The first UK solo exhibition of Israeli artist, writer and filmmaker Roee Rosen consists of two seminal works: the award winning film 'Out' (Tse) and the installation piece 'Live and Die as Eva Braun'.
Entering the ground floor of Rivington Place we’re confronted by several scenes, several moments, surrounding the final minutes of Hitler’s life. Aside from the powerful images that formulate each scene, passages of text are found, passages inviting you into the role of Eva Braun. You are encouraged to see each scene, each moment, from the perspective of one who was so intimate with the infamous dictator. Hitler speaks to you, this moment in time speaks to you, resurrected from a vantage position only granted by hindsight and creative artistic interpretation; ‘he jokingly asked to watch you pee, as if to mark the easy invasion of Poland with a nonchalant gesture of omnipotence, the glee of measured naughtiness.’ The grand historical account of Hitler’s death is challenged through the introduction of a reflexive subjectivity, fragments of voices that shatter the singular call of history, ‘after all, that night in ’39 he kept his uniform on.’ This exhibition looks back through time, not by the lens of the history of World War Two, but from the position of the now, through the contextualization of the present.
Live and Die as Eva Braun originally appeared in the Israel Museum in 1997. From the offset this collection was surrounded by immense controversy and the Minister for Education at the time called for its closure. It was acclaimed as a groundbreaking exhibition, creating fundamental shifts in the manner in which the holocaust could be represented. The themes of this exhibition are both thought provoking and disturbing as this reconstruction of Hitler’s final moments seeks to consolidate itself with the assumptions history has engrained within us. Its arrival at Rivington Place is coupled with the design of a new piece, specifically for the window space of this gallery.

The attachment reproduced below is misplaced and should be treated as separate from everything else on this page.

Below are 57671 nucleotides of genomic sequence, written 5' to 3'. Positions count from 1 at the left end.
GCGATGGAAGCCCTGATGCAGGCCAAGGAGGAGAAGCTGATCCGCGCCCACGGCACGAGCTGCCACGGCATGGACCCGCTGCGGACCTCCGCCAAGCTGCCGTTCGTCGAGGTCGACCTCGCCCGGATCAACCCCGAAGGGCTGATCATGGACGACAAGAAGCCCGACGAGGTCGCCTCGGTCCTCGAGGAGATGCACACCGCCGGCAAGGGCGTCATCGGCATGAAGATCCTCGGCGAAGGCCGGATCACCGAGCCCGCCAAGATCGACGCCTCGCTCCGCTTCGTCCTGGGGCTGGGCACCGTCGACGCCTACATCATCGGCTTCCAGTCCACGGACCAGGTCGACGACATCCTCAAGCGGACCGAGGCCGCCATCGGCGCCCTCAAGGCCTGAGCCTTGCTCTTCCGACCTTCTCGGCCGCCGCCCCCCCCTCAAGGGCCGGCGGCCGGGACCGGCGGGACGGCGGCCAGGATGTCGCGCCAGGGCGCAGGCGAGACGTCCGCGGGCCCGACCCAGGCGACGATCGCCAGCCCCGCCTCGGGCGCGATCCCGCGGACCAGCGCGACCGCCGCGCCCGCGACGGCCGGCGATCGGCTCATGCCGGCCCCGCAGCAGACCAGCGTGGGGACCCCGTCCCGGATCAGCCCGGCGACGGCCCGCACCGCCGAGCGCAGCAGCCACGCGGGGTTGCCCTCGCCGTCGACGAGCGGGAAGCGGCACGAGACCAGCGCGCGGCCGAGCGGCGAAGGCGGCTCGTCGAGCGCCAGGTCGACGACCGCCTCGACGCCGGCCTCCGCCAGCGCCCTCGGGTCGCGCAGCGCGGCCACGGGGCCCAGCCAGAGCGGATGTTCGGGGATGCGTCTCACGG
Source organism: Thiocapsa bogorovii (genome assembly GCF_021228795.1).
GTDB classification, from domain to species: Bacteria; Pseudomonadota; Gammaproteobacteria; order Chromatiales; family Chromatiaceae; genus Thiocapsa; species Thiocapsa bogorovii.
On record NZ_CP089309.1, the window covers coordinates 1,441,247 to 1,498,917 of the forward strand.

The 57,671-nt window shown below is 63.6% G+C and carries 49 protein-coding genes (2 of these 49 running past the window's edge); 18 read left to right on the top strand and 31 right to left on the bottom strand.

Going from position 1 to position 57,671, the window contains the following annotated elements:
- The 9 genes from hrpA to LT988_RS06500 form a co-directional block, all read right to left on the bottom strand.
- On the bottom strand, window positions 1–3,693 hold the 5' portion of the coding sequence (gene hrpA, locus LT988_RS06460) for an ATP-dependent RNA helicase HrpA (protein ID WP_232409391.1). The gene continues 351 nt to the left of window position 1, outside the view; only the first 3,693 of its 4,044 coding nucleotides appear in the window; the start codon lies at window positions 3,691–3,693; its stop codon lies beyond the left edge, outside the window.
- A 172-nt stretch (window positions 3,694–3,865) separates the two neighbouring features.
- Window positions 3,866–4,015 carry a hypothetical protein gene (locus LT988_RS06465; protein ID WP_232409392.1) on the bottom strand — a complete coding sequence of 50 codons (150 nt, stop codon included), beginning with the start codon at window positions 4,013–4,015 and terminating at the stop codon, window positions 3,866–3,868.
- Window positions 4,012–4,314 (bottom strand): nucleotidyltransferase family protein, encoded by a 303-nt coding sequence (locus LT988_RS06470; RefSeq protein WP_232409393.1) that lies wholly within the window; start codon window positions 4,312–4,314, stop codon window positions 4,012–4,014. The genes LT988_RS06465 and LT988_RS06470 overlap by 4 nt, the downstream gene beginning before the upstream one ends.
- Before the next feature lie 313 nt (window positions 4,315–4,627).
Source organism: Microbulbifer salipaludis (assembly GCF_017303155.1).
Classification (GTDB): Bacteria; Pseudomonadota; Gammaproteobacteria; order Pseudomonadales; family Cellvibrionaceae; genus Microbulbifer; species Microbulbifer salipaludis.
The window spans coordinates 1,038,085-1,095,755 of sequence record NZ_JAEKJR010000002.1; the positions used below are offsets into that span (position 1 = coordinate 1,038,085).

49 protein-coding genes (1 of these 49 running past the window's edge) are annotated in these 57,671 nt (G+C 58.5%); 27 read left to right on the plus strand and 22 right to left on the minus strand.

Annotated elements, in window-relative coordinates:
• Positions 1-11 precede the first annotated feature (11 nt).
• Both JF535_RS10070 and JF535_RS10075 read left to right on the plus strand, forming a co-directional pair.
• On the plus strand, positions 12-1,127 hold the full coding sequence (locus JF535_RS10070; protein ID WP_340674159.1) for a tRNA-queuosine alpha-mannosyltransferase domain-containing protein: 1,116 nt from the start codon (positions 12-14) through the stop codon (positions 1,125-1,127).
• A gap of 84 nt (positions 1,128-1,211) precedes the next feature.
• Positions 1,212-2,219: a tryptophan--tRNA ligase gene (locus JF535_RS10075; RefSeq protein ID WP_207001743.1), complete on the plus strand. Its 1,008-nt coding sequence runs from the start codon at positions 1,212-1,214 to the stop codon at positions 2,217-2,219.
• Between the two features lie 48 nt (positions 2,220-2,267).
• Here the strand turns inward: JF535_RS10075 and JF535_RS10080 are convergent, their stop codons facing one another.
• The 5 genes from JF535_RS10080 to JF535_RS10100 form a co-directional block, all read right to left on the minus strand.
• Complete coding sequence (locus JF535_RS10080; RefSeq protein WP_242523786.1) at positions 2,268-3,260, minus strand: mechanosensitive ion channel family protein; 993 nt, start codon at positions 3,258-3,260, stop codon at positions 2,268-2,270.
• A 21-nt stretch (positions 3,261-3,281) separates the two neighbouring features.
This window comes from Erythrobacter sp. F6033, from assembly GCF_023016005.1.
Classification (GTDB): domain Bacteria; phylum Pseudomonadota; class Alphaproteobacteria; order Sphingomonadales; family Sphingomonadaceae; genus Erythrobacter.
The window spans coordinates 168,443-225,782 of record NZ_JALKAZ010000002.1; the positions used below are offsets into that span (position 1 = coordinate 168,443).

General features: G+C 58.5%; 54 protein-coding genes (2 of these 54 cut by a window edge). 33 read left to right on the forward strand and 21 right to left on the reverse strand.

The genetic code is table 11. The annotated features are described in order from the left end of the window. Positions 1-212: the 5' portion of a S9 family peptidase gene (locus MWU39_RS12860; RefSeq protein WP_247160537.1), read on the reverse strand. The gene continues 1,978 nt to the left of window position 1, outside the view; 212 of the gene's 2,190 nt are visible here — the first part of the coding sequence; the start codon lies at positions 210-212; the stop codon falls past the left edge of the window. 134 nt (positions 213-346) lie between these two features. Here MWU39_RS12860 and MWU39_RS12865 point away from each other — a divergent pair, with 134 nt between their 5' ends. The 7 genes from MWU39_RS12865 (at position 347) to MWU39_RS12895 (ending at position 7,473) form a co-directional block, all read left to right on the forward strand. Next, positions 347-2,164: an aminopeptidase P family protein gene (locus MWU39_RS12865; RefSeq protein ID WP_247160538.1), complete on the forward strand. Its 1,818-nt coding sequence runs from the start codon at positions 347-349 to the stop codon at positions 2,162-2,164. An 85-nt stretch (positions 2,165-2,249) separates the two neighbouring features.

Upstairs, the award winning film Out (Tse) is screened, providing a cinematic accompaniment to the collection below. The film deals with the themes of power and control, state and body, eroticism and politics to great affect. Starting as what may appear as a standard documentary, with the subjects of the film talking to camera in a traditional interview format, the film quickly descends into a visceral BDSM exorcism. The possessed subject channels the voice of Avigdor Lieberman, the current Israeli Foreign Minister, making violent declarations: ‘if you want to be Palestinian, then go to Palestine. I will buy you a one way ticket.’ This film makes use of the relations of submission and domination inherent to BDSM and exorcism to examine the manner in which individuals channel the voices of others, how political standpoints become embedded in our minds, how the oppression and control of states infiltrates deep into the imaginations and desires of citizens, how Lieberman’s voice is heard coming from mouths other than his own.
Roee Rosen’s Vile, Evil Veil, the exhibition header under which both Live and Die as Eva Braun and Out (Tse) are brought to Rivington Place, is a rare opportunity to see both of these seminal works under one roof. Rosen’s work has been subject to many controversies and it brings a fresh, insightful and provocative perspective to the themes around which it is based. The chance to witness these works of magnificent importance is one that should not be missed.
Toby Austin Locke
Vile, Evil Veil
21st March – 5th May 2012.